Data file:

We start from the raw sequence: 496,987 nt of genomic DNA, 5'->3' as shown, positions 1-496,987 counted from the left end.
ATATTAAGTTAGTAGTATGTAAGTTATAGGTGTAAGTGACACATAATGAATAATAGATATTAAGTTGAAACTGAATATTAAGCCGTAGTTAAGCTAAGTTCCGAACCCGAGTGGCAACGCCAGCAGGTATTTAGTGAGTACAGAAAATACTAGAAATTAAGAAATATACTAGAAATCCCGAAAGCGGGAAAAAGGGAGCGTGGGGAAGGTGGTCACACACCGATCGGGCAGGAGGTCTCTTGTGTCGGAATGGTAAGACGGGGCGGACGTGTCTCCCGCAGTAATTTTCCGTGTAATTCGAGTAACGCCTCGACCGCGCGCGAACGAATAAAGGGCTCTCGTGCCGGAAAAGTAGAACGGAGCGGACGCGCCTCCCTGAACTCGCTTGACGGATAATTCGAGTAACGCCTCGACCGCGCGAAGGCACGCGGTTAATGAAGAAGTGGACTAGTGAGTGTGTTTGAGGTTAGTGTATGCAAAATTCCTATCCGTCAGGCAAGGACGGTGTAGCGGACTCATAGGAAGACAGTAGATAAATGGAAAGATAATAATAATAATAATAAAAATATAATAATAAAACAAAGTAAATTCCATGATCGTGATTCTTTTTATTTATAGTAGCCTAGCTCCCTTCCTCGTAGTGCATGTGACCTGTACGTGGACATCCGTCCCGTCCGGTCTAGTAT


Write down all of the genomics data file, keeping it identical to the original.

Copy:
We start from the raw sequence: 496,987 nt of genomic DNA, 5'->3' as shown, positions 1-496,987 counted from the left end.
ATATTAAGTTAGTAGTATGTAAGTTATAGGTGTAAGTGACACATAATGAATAATAGATATTAAGTTGAAACTGAATATTAAGCCGTAGTTAAGCTAAGTTCCGAACCCGAGTGGCAACGCCAGCAGGTATTTAGTGAGTACAGAAAATACTAGAAATTAAGAAATATACTAGAAATCCCGAAAGCGGGAAAAAGGGAGCGTGGGGAAGGTGGTCACACACCGATCGGGCAGGAGGTCTCTTGTGTCGGAATGGTAAGACGGGGCGGACGTGTCTCCCGCAGTAATTTTCCGTGTAATTCGAGTAACGCCTCGACCGCGCGCGAACGAATAAAGGGCTCTCGTGCCGGAAAAGTAGAACGGAGCGGACGCGCCTCCCTGAACTCGCTTGACGGATAATTCGAGTAACGCCTCGACCGCGCGAAGGCACGCGGTTAATGAAGAAGTGGACTAGTGAGTGTGTTTGAGGTTAGTGTATGCAAAATTCCTATCCGTCAGGCAAGGACGGTGTAGCGGACTCATAGGAAGACAGTAGATAAATGGAAAGATAATAATAATAATAATAAAAATATAATAATAAAACAAAGTAAATTCCATGATCGTGATTCTTTTTATTTATAGTAGCCTAGCTCCCTTCCTCGTAGTGCATGTGACCTGTACGTGGACATCCGTCCCGTCCGGTCTAGTAT